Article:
THE BEST LAID PLANS by Sidney Sheldon
Released: Oct. 1, 1997

Schlockmeister Sheldon (Morning, Noon and Night, 1995, etc.) outdoes himself with an overcharged (albeit eminently readable) tale about a randy American president and the vengeful newspaper heiress he done wrong. Leslie Stewart, a brainy and beauteous ad agency exec, falls hard for a handsome client, attorney Oliver Russell, whose campaign for the governorship of Kentucky began foundering when he lost the support of Senator Todd Davis after two-timing Davis's daughter Jan. The crafty, powerful lawmaker soon engineers a reconciliation between Jan and Oliver, who unhesitatingly sacrifices Leslie on the altar of his political ambition. In short order, the happy pair find themselves the Bluegrass State's first couple while embittered Leslie heads to Arizona, where she eventually becomes the trophy wife of wealthy businessman Henry Chambers. Henry obligingly dies two years later, freeing Leslie to expand his media holdings in aid of her obsessive desire to get even with the inconstant Oliver. Years later, as the Russells are moving into the White House, the vindictive publisher acquires influential newspaper/television outlets in D.C., which she uses to rake up old scandals that put her erstwhile lover in a bad light. Further disclosures of adultery, murder, and other high crimes have the embattled chief executive on the ropes. In a startling reversal of fortune, however, the true villain of the piece is exposed on live TV, leaving Leslie with egg and more on her lovely face, and allowing Oliver to pursue a semi-noble agenda calculated to bring peace to the Middle East. A twisty yarn with few real surprises: Sheldon continues to exploit his special talent for getting down and dirty with the high and mighty. (Literary Guild selection) Read full book review >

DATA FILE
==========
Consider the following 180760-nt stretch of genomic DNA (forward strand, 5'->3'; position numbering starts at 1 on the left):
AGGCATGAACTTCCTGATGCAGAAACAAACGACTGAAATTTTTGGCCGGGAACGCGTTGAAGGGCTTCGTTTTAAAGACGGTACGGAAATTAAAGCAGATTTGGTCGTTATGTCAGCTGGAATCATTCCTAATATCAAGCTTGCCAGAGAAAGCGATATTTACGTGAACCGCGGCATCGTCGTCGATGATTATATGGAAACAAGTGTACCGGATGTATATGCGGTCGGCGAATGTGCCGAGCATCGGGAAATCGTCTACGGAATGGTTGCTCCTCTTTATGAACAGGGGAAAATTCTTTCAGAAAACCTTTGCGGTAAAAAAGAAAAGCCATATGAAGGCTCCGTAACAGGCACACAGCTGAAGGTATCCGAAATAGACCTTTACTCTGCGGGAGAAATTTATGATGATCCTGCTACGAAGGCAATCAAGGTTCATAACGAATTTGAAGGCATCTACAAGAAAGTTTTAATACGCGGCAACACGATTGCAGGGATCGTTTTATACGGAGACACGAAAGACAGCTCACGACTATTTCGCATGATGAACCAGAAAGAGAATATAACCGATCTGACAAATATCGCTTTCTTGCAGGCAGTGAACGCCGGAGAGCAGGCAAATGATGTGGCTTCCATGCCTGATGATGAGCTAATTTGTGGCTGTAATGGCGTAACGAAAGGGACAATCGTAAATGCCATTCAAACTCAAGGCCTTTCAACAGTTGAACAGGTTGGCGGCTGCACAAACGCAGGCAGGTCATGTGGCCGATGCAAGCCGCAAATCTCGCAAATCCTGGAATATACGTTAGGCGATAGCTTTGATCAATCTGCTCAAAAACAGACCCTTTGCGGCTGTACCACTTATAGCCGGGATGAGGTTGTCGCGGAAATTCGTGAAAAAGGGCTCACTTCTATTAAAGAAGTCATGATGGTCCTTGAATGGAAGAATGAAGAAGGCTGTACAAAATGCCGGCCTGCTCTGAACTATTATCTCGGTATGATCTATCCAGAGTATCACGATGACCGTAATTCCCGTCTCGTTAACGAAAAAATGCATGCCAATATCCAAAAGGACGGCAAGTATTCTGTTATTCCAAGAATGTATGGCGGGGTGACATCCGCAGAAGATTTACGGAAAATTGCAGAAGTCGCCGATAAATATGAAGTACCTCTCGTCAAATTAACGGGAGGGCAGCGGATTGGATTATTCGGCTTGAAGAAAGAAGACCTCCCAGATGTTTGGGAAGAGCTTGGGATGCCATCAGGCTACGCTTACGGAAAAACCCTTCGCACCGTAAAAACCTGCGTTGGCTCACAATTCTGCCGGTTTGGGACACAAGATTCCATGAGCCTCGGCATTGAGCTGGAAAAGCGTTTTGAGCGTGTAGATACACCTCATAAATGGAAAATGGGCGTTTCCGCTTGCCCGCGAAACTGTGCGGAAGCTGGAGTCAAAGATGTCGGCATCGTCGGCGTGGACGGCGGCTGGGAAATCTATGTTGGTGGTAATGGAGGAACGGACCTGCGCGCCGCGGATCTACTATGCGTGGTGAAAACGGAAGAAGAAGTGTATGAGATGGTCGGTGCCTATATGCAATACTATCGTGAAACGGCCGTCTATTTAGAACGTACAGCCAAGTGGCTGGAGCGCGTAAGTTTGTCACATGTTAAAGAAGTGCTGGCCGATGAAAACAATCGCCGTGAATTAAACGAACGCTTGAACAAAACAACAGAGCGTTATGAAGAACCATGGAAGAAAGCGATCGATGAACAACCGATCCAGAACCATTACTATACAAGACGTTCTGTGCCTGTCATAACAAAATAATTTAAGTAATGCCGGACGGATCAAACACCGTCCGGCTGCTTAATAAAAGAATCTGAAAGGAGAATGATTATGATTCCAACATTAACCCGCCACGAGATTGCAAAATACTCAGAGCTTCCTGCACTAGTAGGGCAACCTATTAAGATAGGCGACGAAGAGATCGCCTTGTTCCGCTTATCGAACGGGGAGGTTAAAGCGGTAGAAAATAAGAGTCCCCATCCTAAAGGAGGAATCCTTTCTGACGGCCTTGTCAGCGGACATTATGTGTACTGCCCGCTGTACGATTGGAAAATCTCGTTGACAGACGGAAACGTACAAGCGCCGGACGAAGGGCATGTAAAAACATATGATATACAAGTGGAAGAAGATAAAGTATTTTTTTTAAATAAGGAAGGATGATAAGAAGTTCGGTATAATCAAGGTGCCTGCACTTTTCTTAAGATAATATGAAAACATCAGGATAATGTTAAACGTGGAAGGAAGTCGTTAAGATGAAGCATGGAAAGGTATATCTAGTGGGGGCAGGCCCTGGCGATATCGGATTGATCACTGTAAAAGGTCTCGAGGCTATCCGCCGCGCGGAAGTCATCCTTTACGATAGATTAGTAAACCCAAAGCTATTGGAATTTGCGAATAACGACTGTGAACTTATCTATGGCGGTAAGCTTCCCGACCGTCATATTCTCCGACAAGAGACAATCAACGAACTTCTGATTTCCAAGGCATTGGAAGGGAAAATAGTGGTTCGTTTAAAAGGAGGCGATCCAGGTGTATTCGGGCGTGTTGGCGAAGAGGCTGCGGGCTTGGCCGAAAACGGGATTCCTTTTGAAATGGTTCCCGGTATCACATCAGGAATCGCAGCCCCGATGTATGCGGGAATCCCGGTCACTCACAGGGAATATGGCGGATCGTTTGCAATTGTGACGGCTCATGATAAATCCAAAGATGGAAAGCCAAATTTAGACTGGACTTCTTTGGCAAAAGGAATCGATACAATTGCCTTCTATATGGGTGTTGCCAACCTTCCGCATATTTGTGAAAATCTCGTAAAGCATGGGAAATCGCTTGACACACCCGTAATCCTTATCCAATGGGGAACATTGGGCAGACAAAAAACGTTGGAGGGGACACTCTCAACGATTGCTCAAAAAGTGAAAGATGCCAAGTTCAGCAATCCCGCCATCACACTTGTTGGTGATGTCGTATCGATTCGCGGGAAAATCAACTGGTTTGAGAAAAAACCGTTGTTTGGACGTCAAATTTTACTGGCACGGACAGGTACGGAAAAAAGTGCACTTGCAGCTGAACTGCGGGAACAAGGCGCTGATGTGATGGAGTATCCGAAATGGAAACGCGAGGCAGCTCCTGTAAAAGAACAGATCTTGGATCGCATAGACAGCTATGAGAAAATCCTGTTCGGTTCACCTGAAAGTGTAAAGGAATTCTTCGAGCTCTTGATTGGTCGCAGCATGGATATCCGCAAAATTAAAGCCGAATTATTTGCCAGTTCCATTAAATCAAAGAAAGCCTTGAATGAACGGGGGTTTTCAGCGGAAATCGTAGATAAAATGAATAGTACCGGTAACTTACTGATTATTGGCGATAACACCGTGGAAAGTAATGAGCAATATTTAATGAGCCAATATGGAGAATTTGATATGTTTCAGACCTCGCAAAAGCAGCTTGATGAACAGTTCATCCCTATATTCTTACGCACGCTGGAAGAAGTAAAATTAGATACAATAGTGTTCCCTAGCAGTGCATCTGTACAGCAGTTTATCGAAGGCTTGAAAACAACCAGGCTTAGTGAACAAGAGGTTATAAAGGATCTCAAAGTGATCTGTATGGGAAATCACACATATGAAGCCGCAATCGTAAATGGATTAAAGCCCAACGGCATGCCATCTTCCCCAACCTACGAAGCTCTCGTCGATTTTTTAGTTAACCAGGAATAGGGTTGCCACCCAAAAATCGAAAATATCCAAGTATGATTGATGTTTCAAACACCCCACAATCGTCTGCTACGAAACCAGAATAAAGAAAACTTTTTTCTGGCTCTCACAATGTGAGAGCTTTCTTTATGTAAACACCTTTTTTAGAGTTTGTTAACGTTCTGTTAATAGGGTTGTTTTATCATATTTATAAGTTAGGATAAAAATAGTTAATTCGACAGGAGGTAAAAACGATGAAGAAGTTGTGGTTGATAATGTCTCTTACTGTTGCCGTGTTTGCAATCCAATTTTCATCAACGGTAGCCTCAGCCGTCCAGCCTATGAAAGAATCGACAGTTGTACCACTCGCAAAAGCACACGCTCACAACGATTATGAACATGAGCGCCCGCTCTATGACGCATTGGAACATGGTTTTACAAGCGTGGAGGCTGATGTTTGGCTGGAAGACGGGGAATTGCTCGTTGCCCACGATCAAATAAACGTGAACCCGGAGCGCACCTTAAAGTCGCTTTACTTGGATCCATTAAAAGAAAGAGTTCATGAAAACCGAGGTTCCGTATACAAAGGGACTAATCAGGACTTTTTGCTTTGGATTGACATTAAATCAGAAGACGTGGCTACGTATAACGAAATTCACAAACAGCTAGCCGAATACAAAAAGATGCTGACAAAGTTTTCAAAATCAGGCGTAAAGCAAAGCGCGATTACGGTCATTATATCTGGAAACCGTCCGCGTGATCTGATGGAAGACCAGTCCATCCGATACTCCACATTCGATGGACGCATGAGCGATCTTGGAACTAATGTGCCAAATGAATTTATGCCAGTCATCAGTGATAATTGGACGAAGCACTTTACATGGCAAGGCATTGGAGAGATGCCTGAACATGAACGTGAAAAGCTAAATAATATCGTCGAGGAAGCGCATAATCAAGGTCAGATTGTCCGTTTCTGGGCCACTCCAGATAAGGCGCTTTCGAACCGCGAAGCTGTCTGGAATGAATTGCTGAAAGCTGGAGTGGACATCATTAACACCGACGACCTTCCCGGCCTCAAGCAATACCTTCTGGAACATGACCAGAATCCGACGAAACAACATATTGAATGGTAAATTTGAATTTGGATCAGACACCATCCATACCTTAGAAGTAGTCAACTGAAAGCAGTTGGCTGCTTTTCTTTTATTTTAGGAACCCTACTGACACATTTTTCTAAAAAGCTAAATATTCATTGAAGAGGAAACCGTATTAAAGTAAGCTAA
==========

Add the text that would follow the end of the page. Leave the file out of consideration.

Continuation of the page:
Released: Sept. 1, 1995